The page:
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Paulpara villagers script success story in pottery

By A Correspondent
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GOALPARA, Jan 24 � This is one of the classic cases of hardship, long struggle and finally reaping of success by the denizens of Paulpara, a remote and backward pottery village, south of Jaljoli river, 75 km from the district headquarter Goalpara via Dudhnoi and 12 km from Rangjuli, under Dudhnoi LAC but easily asscessible by a bituminous road.

Jiten Paul, a 55-year-old skilful potter is now reaping success after years of arduous struggle when at times, he and other fellow villagers were so vulnerable that the very survival of their families were at stake and to make both ends meet they had to work as daily wage earners and also as farm labourers to supplement their income.

Now their lives are gradually changing. Talking to this correspondent, Jiten Paul said that most of fellow villagers are now earning an average of Rs 6,000 per month by selling various clay items of daily utilities, designers flower pots and tubs, earthen lamps and vases, deities, decorative wares and terracotta items which are at present very much in demand. For all their new found fortunes, they owe their success to the District Development Manager (DDM), NABARD Rajen Baruah for his initiative for formulating an innovative action plan through which new concepts and designs were introduced into their pottery making style and also his unstinted and untiring efforts for making all the inhabitants of Paulpara confident and removing the fear and tension from their lives.

The Paulpara hamlet has around 120 households who migrated from Mymensingh of erstwhile East Bengal (now Bangladesh), way back in the 1940s before Indian Independence and they all belong to the Paul community, a potter community. Though the village has a number of very skilled potters but they went into penury as their items had little demand due to substitute items made from plastic, steel, aluminium, etc, which were easily available in the local markets.

Talking to this correspondent, Rajen Baruah, the District Development Manager, NABARD said that his attention was drawn to this sleepy hamlet on his way to Simlitola for a routine bank inspection and after a few days he made an official visit to collect information relating to the village where he embarked upon a face to face interaction to develop a congenial atmosphere as most of the villagers had resigned to their fate. Then the next step was to hold meetings which resulted in creating a friendly atmosphere where an action plan was drawn up and the first positive step in this direction was to revive an old potter�s cooperative society, �Paulpara Pichhpara Kutirshilpa Samabay Sammittee� under the initiaves of the villagers.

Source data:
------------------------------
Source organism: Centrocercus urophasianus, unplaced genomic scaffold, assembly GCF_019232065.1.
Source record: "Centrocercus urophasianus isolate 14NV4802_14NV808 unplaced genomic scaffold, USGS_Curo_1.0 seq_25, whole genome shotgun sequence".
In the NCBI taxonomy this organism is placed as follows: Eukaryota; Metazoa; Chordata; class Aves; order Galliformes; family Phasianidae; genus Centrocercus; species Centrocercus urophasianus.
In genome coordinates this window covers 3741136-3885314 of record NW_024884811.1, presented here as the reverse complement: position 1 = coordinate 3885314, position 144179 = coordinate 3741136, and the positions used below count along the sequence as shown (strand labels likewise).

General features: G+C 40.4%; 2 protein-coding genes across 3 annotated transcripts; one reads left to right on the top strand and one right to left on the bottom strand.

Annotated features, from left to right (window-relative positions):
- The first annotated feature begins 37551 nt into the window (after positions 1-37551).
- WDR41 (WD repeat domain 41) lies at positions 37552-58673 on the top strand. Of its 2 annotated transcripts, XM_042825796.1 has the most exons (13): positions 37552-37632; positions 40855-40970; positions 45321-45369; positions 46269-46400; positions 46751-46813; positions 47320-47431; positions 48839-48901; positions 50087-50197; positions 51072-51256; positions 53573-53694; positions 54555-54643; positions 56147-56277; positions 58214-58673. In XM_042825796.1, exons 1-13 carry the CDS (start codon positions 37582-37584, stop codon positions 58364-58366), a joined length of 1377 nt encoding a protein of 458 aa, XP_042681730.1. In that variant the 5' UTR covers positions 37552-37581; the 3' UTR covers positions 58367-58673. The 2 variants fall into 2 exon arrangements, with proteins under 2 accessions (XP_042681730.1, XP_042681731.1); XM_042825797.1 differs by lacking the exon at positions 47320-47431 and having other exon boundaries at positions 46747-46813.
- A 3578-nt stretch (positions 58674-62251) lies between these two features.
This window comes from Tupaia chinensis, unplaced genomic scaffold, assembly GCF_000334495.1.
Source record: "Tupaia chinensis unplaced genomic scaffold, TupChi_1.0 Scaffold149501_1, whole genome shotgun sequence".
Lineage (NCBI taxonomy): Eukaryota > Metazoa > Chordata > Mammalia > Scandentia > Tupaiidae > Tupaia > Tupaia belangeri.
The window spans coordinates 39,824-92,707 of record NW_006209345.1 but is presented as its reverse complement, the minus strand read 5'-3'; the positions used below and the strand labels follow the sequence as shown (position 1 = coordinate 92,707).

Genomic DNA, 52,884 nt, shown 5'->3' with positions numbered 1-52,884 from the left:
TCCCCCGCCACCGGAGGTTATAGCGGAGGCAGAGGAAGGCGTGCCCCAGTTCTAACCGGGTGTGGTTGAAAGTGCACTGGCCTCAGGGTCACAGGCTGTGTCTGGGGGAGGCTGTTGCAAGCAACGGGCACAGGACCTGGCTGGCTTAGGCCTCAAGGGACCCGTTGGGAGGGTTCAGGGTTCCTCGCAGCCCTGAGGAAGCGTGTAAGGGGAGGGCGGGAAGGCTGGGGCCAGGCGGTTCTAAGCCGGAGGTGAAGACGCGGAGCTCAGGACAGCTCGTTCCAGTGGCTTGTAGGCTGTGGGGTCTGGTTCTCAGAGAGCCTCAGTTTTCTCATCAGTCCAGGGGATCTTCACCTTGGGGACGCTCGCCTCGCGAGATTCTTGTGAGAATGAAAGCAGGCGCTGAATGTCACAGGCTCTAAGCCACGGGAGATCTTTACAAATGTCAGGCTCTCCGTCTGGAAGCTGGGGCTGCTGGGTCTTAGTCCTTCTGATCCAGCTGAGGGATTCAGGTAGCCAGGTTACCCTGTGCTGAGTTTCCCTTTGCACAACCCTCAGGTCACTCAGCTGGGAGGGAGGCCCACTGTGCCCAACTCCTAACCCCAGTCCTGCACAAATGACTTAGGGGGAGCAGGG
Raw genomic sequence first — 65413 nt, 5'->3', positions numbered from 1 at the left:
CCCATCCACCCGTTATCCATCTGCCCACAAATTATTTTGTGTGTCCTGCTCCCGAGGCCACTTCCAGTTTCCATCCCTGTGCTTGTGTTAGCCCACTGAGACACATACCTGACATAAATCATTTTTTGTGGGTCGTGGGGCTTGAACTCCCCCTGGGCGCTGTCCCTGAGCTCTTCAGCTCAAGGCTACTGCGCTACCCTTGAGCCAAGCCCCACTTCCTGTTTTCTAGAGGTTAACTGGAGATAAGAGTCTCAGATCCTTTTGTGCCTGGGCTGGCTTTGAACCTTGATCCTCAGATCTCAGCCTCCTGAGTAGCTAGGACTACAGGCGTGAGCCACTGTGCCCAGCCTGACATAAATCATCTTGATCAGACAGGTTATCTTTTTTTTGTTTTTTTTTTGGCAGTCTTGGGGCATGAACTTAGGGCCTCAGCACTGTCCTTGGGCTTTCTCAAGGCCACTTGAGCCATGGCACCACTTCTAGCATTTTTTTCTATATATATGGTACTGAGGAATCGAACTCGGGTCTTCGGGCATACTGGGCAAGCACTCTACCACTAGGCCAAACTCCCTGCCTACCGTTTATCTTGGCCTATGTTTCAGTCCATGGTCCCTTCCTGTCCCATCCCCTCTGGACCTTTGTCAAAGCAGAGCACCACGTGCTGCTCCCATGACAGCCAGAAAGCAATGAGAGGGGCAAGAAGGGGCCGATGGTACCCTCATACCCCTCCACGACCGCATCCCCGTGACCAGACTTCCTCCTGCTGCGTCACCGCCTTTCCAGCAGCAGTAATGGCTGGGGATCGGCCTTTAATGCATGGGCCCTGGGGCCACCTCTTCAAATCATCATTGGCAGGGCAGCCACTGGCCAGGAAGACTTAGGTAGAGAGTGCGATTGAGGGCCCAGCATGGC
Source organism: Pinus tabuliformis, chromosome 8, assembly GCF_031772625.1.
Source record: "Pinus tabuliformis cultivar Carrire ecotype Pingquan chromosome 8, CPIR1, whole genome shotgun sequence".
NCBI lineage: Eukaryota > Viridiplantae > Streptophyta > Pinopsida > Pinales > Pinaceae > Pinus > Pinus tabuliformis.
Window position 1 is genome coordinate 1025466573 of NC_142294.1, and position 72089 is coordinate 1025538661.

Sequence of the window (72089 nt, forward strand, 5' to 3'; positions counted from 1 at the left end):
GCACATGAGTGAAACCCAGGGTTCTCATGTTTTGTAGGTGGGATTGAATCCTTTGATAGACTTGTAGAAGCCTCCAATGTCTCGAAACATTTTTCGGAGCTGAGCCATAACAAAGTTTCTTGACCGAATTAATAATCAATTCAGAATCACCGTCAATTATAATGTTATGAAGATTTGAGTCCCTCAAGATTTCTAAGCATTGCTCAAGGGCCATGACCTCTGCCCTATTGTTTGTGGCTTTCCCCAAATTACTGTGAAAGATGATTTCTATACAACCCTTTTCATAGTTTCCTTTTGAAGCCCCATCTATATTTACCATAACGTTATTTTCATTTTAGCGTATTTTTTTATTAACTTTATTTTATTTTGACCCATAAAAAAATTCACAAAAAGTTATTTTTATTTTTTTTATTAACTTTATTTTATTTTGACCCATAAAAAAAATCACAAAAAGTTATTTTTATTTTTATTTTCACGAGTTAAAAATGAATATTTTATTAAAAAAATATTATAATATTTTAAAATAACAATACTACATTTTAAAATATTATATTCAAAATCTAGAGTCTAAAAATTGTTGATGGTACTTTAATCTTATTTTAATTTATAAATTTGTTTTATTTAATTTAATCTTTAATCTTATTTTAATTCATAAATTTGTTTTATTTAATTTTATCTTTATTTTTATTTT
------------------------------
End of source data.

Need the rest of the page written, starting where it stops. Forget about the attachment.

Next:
The intervention from NABARD with its objective to confront the declining demand of clay items, came in the form of assigning the responsibility to Paulpara Pichhpara Kutirshilpa Samabay Sammittee for implementing 3 Rural Enterpreneurship Development Programme (REDP) (2007-2009) spanning over a period of three years under the guidance of Dhirendra Nath Paul, a terracotta artist of international repute and Bhola Nath Paul of Agomani of national repute. The training was imparted for taking up new designs and create clay items which have enough demand in the local markets and its willingness to support the activities for sustainable livelihood and also to revive their ancestral traditional culture. A total of 90 villagers have benefitted from this initiative.